I didn't go to university. They offered me a job as a junior reporter and I went off to work for the Southern Reporter. They sent me to college to do my NCTJ, which is a professional exam for journalists, and I started work as a print journalist purely because I was just a pest. They couldn't think of anything other than giving me a job to stop me hanging around.
It's mind-boggling to consider that movies this bad are actually committed to film. The poor quality of The Pest in almost every category humor, intelligence, creativity, and just plain entertainment value ranks it somewhere between a bad infomercial and a local cable newscast. Rarely do I consider the act of seeing a movie to be a chore, but this kind of experience is the exception - Directed By Paul Miller.
I understand and sympathize with the reasonable needs of a reasonable number of people on a finite continent. All life depends upon other life. But what is happening today, in North America, is not rational use but irrational massacre. Man the Pest, multiplied to the swarming stage, is attacking the remaining forests like a plague of locusts on a field of grain.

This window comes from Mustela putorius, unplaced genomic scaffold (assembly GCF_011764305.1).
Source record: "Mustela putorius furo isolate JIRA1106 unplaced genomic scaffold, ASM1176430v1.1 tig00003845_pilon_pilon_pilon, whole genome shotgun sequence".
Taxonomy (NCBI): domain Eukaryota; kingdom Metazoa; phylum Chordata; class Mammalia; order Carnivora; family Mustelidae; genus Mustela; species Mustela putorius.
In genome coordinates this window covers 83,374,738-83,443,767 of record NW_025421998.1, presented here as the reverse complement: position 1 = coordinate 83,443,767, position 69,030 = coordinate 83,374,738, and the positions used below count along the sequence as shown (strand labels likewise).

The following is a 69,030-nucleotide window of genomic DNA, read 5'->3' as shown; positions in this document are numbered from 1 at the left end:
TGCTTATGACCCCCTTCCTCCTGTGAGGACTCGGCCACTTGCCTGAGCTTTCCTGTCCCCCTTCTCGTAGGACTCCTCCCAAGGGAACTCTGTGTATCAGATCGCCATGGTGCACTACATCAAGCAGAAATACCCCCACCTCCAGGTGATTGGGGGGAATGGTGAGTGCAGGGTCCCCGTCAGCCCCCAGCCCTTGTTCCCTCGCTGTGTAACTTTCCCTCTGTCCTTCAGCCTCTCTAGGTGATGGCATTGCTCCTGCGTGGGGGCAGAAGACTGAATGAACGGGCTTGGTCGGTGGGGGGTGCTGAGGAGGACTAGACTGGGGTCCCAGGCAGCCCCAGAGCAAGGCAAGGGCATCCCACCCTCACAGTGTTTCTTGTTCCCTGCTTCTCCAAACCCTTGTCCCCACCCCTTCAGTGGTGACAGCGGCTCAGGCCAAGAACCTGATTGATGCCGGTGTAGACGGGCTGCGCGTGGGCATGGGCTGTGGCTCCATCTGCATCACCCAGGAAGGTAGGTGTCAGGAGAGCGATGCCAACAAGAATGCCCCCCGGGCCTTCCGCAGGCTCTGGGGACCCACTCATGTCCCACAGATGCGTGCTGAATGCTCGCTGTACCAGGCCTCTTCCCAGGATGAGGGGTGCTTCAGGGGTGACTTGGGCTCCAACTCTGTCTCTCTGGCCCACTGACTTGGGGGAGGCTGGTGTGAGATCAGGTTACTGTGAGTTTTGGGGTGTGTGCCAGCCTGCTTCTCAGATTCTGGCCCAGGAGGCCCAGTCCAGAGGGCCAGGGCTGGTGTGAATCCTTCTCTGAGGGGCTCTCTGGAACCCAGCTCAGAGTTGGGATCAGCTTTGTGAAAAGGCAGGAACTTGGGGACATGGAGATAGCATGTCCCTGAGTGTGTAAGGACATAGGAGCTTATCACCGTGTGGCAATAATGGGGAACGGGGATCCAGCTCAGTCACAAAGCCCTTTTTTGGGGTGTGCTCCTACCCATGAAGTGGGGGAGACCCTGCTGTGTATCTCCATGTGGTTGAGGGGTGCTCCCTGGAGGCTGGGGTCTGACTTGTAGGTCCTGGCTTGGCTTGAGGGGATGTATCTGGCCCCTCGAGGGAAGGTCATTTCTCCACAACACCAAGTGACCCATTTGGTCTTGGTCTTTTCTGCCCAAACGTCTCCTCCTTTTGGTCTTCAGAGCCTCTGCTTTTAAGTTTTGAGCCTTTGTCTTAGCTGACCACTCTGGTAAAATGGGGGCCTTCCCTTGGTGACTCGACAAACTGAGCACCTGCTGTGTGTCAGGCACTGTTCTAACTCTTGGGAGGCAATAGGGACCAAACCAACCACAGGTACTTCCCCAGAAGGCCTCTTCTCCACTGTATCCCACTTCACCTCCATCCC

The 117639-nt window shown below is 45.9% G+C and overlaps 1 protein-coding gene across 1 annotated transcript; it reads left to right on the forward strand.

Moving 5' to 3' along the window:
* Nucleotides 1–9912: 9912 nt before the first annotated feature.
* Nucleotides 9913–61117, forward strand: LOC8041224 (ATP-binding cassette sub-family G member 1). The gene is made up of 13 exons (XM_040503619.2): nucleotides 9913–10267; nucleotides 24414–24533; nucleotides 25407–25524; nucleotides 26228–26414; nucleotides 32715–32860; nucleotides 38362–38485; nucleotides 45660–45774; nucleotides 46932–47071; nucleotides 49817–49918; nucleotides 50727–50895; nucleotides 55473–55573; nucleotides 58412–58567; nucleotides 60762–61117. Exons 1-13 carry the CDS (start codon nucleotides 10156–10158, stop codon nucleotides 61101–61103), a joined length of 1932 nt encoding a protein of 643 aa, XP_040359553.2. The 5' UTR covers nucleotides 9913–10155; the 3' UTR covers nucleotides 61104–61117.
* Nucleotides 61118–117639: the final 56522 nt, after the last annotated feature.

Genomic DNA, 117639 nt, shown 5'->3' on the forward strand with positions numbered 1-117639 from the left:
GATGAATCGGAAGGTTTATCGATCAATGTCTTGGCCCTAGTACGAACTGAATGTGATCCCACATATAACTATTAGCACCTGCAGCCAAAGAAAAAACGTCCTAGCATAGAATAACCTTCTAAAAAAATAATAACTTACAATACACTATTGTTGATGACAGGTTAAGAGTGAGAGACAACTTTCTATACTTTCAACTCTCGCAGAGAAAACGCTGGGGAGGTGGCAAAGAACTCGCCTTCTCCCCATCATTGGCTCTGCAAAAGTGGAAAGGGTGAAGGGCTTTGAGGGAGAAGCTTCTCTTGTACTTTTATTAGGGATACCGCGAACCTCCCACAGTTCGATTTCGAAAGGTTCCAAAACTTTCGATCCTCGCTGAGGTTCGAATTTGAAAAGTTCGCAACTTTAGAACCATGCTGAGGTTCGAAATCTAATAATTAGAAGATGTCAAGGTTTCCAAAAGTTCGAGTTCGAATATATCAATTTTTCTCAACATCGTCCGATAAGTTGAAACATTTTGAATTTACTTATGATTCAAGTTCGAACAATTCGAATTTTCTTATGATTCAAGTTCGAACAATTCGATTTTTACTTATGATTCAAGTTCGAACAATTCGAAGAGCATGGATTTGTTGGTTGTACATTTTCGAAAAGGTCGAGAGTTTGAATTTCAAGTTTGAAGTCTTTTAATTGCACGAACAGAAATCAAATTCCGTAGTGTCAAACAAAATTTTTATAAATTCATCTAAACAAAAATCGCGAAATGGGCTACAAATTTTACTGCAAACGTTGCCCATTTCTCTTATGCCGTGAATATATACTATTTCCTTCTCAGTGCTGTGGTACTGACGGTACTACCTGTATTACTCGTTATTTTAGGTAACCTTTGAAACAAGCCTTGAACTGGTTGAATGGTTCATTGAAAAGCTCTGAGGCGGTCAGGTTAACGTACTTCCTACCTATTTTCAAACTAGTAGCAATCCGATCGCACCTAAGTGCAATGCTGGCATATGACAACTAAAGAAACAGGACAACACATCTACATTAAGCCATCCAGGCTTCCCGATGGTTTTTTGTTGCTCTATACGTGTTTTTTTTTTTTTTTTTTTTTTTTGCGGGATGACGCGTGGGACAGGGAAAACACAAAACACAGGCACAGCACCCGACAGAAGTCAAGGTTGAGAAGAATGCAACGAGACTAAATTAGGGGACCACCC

Kaien Cross: You both entered the room in the same pose! Ooh! If Yuki had seen it, she'd have been so happy! The mystique! Ichiru: Zero, is he always like this? Zero: Yeah... he doesn't act anything like his "former self" now... why're you sticking to me? Ichiru: Because you hate it when I do it (I'm being a pest). Zero(to Cross): Hey. Don't take a photo. Kaien Cross (thinking): The Kiryus really are twins.
Gossip is always a personal confession either of malice or imbecility, and the young should not only shun it, but by the most thorough culture relieve themselves from all temptation to indulge in it. It is a low, frivolous, and too often a dirty business. There are country neighborhoods in which it rages like a pest. Churches are split in pieces by it. Neighbors are made enemies by it for life. In many persons it degenerates into a chronic disease, which is practically incurable. Let the young cure it while they may.
J. G. Holland
That devilish Iron Horse, whose ear-rending neigh is heard throughout the town, has muddied the Boiling Spring with his foot, and he it is that has browsed off all the woods on Walden shore, that Trojan horse, with a thousand men in his belly, introduced by mercenary Greeks! Where is the country's champion, the Moore of Moore Hall, to meet him at the Deep Cut and thrust an avenging lance between the ribs of the bloated pest?